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The Swede at Koshy’s

The Swede at Koshy’s
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First Published: Thu, Jan 07 2010. 07 14 PM IST

 Swedish connection: Kjell Eriksson sends his sleuth to Bangalore where his quarry was first spotted at Koshy’s café, off MG Road. Dinodia
Swedish connection: Kjell Eriksson sends his sleuth to Bangalore where his quarry was first spotted at Koshy’s café, off MG Road. Dinodia
Updated: Thu, Jan 07 2010. 07 14 PM IST
Fifteen years ago, a politician walked out of a municipal board meeting in Uppsala, Sweden. He was never seen again and, over time, declared dead. Then a Swedish tourist passing through Bangalore spotted him at the iconic Koshy’s café off MG Road. It turned out that the elderly politician was working with the gardeners at Lal Bagh Botanical Garden, where he had found peace among south Indian plants and herbs. But finally, his past caught up with him.
Swedish connection: Kjell Eriksson sends his sleuth to Bangalore where his quarry was first spotted at Koshy’s café, off MG Road. Dinodia
What mysterious circumstances drove him to this unusual exile? That is the basic riddle that kicks off best-selling crime writer Kjell Eriksson’s novel Den Hand som Skälver (The Hand that Trembles). Although it hasn’t come out in English yet, earlier books in Eriksson’s brilliant Ann Lindell series—such as The Princess of Burundi and The Demon of Dakar—are available from online shops, and so the mystery set in Bangalore should hopefully be next in line. While travelling around in Scandinavia recently, investigating its famous crime fiction boom, I amused myself by scouting for detective novels that have Indian settings. Although most books written by Scandinavian writers are naturally set in Scandinavia, my survey showed that a handful are a little more daring in their choice of locations.
The Bofors scandal—one of the hottest potatoes of Cold War Sweden—left surprisingly few traces in fiction but I did find one: Berget (The Mountain), which is a 2002 novel by Lars Andersson. In it a carpenter from Karlskoga (where the Bofors industries were founded) comes to India and gets mixed up in a strange kidnapping; the Bofors affair features in the sprawling novel’s mysterious undercurrents. Although Berget hasn’t been translated, I hear that another of Andersson’s books, Pestkungens Legend (The Legend of the King of Pests), is soon going to be published in Hindi as Mahamari ka Raja by Vani Prakashan.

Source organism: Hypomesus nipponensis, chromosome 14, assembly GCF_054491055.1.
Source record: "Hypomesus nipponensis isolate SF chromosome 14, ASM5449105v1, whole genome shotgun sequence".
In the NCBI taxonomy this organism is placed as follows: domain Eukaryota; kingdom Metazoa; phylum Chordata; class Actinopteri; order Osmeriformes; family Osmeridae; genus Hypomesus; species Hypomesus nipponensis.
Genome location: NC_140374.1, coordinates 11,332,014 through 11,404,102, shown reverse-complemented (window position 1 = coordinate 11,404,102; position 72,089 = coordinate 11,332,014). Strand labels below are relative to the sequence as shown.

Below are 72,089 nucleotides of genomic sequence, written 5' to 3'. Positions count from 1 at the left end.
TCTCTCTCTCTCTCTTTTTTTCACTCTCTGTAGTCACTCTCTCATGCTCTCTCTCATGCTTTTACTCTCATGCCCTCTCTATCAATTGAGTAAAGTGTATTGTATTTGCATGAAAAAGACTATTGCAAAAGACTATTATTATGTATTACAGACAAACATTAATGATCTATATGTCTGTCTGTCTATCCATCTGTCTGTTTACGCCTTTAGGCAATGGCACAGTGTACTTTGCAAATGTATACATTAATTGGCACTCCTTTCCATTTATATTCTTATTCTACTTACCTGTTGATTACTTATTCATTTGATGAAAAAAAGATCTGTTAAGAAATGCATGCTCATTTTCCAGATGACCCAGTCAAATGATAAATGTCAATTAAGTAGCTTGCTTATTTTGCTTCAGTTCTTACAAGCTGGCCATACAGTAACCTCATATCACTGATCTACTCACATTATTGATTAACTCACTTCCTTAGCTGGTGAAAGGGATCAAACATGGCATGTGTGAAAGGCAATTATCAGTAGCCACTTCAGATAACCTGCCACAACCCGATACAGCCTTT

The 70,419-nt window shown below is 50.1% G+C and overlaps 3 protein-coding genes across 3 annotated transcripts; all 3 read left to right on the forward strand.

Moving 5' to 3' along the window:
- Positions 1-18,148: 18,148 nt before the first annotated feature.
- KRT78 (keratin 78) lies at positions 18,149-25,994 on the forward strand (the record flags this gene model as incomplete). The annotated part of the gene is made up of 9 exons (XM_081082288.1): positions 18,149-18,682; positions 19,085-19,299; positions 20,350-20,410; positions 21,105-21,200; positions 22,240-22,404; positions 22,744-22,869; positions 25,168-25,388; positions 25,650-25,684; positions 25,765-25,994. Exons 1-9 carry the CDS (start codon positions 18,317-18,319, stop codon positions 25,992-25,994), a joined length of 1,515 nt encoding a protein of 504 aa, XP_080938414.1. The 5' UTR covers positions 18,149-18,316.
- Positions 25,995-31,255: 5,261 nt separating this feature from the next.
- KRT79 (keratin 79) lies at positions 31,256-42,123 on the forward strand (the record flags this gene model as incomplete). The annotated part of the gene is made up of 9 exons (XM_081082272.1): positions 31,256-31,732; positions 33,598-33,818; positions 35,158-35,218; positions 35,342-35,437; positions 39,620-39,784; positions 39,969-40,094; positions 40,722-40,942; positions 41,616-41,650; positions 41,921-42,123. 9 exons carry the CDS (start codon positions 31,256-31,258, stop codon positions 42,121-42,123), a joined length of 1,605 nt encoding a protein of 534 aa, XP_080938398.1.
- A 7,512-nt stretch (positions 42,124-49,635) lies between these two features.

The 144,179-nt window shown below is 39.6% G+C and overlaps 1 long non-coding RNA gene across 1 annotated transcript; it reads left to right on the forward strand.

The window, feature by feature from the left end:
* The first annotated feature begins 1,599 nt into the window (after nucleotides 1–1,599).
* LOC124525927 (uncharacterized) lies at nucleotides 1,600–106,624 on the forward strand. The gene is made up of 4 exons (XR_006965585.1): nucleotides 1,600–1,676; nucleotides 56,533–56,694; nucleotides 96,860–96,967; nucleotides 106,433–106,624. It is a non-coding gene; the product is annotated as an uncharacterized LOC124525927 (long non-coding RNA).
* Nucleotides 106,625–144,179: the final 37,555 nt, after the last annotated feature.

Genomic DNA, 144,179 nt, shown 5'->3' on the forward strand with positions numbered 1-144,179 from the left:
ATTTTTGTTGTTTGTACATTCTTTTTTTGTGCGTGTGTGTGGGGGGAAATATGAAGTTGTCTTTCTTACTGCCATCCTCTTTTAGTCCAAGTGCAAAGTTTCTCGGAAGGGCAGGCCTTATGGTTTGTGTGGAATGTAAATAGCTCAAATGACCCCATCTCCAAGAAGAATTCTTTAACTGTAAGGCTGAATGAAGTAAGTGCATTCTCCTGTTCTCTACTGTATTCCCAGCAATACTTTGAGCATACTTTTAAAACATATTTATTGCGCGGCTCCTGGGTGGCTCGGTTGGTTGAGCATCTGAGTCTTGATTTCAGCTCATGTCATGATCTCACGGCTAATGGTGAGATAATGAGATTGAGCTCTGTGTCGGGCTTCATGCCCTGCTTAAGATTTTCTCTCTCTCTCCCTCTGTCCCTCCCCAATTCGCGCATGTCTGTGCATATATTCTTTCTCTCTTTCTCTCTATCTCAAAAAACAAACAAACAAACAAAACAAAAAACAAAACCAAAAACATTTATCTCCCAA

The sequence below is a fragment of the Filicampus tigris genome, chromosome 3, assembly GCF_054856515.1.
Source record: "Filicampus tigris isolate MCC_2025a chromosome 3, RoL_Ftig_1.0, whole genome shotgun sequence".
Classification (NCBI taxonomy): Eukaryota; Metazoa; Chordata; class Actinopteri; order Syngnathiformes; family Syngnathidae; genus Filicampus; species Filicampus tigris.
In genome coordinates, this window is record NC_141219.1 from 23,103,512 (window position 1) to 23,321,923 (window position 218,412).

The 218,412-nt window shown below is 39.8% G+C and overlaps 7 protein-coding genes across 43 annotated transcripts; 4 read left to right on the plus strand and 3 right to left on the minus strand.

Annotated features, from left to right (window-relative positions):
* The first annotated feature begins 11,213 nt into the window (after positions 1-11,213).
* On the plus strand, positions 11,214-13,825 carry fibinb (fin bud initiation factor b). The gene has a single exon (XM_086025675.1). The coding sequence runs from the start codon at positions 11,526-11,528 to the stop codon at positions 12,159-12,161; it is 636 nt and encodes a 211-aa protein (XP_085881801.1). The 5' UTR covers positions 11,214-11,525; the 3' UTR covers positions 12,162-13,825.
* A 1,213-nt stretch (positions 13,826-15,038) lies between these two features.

Best-selling ex-poet Mikael Niemi, whose Popular Music was read by virtually every Swede (but some saw the film version), recently published an intriguing crime novel, Mannen som Dog som en Lax (The Man Who Died as a Salmon), about a grumpy man who is murdered in Pajala. The novel goes on to explore how the minorities of northern Sweden have been mistreated. In this perhaps only genuinely “postcolonial” Swedish novel there is also a connection to India—one of the characters, on a visit to Bangalore, meets a 10-year-old street boy who speaks four Indian languages, “four languages and no sign of an overloaded hard-disc”. This serves as an image of multiculturalism in contrast to the mono-cultural ideals that the welfare state espoused while suppressing its minority languages in favour of Swedish as a national language.
Browsing further, I next came across Calle Hård, an ex-tabloid journalist who partly sets his detective novels in Kerala where he spends his post-retirement time. His 2006 debut Numret till Calicut (The Number for Calicut) deals with a terrorist attack in Sweden. Leads are traced via a cellphone SIM card used by hackers to Kozhikode. It turns out to be a red herring which nevertheless results in the arrest of lots of foreigners in Sweden, including a visiting Indian academic. The author wanted to show how flimsy legal protection is for individuals when the global anti-terrorism mass hysteria spreads in the Western world.
Finally, the Norwegian “queen of crime” Karin Fossum, whose books are found in well-stocked Indian shops, has written a dark thriller called The Indian Bride (also published as Calling Out For You). In it an elderly Norwegian bachelor on holiday in Mumbai falls in love, unlikely though it may seem, with a waitress in a tandoori restaurant. They get married, but on the way to her new home in rural Norway, the bride is murdered by somebody in the village—and her devastated husband is one of the suspects. In this novel the Indian connection is used to expose thinly-disguised Scandinavian xenophobia.
That’s the amount of Indian spice in Scandinavian detective fiction so far, but more will probably follow as crime writers gradually use up all available settings within the immediate neighbourhood, and cases take the detectives further away from their home turf.
Zac O’Yeah is a Bangalore-based writer of crime fiction.
Write to him at criminalmind@livemint.com
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First Published: Thu, Jan 07 2010. 07 14 PM IST